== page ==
UDP header:

Source Port – Set by transmitting VTEP

VXLAN Port – IANA assigned VXLAN Port.  This has not been assigned yet

UDP Checksum – This should be set to 0x0000. If the checksum is not set to 0x0000 by the source VTEP, then the receiving VTEP should verify the checksum and if not correct, the frame must be dropped and not decapsulated.

VXLAN header:

VXLAN Flags – Reserved bits set to zero except bit 3, the I bit, set to 1 to for a valid VNI

VNI – 24-bit field that is the VXLAN Network Identifier

Reserved – A set of fields, 24 bits and 8 bits, that are reserved and set to zero

Putting it Together:

VXLAN VM to VM communication

Figure 2: VM to VM communication

When VM1 wants to send a packet to VM2, it needs the MAC address of VM2 this is the process that is followed:

  • VM1 sends a ARP packet requesting the MAC address associated with
  • This ARP is encapsulated by VTEP1 into a multicast packet to the multicast group associated with VNI 864
  • All VTEPs see the multicast packet and add the association of VTEP1 and VM1 to its VXLAN tables
  • VTEP2 receives the multicast packet decapsulates it, and sends the original broadcast on portgroups associated with VNI 864
  • VM2 sees the ARP packet and responds with its MAC address
  • VTEP2 encapsulates the response as a unicast IP packet and sends it back to VTEP1 using IP routing
  • VTEP1 decapsulates the packet and passes it on to VM1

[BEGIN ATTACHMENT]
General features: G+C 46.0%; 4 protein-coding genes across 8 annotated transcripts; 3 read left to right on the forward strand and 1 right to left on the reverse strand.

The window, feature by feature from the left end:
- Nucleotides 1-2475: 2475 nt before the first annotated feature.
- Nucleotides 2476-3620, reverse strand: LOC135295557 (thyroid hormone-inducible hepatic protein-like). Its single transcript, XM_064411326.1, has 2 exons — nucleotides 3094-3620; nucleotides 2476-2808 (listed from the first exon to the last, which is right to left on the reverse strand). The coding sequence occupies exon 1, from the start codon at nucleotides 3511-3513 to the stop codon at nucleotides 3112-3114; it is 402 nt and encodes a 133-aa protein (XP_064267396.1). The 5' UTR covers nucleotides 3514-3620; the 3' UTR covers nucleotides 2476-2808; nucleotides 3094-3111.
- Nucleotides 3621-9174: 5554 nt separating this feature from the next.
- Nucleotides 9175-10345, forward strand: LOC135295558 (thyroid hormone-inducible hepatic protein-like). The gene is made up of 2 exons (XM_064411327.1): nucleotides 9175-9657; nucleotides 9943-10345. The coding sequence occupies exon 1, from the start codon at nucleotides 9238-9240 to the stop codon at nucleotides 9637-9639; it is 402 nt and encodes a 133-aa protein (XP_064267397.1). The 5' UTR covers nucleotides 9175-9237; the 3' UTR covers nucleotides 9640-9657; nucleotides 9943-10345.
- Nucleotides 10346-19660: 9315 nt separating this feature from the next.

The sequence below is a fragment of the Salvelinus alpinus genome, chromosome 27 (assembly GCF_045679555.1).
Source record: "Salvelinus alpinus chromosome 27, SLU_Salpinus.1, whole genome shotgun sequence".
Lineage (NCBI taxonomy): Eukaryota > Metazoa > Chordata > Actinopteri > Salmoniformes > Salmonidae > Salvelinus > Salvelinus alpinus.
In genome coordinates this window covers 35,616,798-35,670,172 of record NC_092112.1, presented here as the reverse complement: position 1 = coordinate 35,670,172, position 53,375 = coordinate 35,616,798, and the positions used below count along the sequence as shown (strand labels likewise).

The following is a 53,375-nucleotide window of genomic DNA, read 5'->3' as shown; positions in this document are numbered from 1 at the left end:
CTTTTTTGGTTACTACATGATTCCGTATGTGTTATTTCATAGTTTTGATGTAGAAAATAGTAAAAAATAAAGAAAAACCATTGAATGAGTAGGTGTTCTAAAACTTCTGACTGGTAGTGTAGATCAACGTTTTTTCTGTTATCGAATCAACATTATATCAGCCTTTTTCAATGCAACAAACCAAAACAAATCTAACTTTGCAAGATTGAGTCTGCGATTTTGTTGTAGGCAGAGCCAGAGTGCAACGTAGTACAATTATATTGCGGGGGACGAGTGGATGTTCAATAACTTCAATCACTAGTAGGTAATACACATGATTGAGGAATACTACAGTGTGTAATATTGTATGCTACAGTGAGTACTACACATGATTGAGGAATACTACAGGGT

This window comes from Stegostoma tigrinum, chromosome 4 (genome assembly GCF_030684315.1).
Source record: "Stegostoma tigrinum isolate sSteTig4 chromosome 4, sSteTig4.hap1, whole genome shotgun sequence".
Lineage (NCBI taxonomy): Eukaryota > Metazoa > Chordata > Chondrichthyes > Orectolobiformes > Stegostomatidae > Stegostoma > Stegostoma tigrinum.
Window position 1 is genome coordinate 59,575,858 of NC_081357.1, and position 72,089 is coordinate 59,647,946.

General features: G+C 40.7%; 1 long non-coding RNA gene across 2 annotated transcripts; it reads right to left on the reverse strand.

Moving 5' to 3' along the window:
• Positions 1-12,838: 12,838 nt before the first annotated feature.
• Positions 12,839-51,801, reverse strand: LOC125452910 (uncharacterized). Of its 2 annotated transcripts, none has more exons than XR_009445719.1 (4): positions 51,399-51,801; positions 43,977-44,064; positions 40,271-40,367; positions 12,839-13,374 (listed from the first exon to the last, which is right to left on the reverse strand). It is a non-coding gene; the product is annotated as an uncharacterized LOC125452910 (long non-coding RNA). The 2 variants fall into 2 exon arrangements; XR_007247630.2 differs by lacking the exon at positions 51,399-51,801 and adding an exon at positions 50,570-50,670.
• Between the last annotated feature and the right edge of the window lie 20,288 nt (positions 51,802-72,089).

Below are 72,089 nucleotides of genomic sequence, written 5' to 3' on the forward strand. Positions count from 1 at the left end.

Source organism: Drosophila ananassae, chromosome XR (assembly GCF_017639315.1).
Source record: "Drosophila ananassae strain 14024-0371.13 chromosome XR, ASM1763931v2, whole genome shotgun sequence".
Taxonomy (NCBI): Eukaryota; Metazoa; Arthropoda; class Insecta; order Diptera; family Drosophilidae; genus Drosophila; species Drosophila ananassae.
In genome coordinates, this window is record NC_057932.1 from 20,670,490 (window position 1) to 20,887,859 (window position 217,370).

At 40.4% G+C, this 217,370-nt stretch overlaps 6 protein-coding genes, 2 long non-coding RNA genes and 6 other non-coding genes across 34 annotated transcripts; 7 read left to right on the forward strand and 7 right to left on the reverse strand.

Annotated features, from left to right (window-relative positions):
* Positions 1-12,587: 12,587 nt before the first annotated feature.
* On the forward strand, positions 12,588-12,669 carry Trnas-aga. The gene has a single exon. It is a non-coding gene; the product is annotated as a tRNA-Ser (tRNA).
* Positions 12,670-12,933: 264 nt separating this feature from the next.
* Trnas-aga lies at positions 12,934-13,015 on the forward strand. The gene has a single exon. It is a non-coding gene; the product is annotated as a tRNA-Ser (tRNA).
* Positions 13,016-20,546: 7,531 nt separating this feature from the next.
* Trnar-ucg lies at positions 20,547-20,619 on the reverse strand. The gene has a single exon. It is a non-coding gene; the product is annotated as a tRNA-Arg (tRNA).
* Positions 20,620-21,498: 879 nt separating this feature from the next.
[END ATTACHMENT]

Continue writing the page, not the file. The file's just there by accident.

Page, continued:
At this point VM1 knows the MAC address of VM2 and can send directed packets to it as shown in in Figure 2: VM to VM communication:

  1. VM1 sends the IP packet to VM2 from IP address to
  2. VTEP1 takes the packet and encapsulates it by adding the following headers:
    1. VXLAN header with VNI=864
    2. Standard UDP header and sets the UDP checksum to 0x0000, and the destination port being the VXLAN IANA designated port. Cisco N1KV is currently using port ID 8472.
    3. Standard IP header with the Destination being VTEP2’s IP address and Protocol 0x011 for the UDP packet used for delivery
    4. Standard MAC header with the MAC address of the next hop. In this case it is the router Interface with MAC address 00:10:11:FE:D8:D2 which will use IP routing to send it to the destination
  3. VTEP2 receives the packet as it has it’s MAC address as the destination. The packet is decapsulated and found to be a VXLAN packet due to the UDP destination port.  At this point the VTEP will look up the associated portgroups for VNI 864 found in the VXLAN header.  It will then verify that the target, VM2 in this case, is allowed to receive frames for VNI 864 due to it’s portgroup membership and pass the packet on if the verification passes.
  4. VM2 receives the packet and deals with it like any other IP packet.

The return path for packet from VM2 to VM1 would follow the same IP route through the router on the way back.


In Summary:

At this point you should be able to describe the VXLAN end point discovery, and how the VXLAN packets are encapsulated and decapsulated, as well as understand the VXLAN header structure. In the next couple of article I will walk you through a couple of uses cases where VXLAN would be useful as well as configuring a Cisco N1Kv to implement your first VXLAN.

3 thoughts on “VXLAN Explained – Part 1

  1. chennaidayoutvijay

    Great explanation!!!

    Can you help me understand why does the arp rpely from vtep-2 follows ip routing and not vxlan excapsulation ?

    1. BORGcube Administrator

      This is because VTEP2 already knows that VM1 is fronted by VTEP1 and has in it’s IP address in it’s VXLAN tables from the initial multicast query. Just to be clear, the response from VM2 to VM1 is encapsulated by VTEP2 into a VXLAN packet and sent over regular IP routing to VTEP1 (you can think of this as a VXLAN tunnel). VTEP1 then decapsulates the VXLAN packet and sends the original payload to VM1.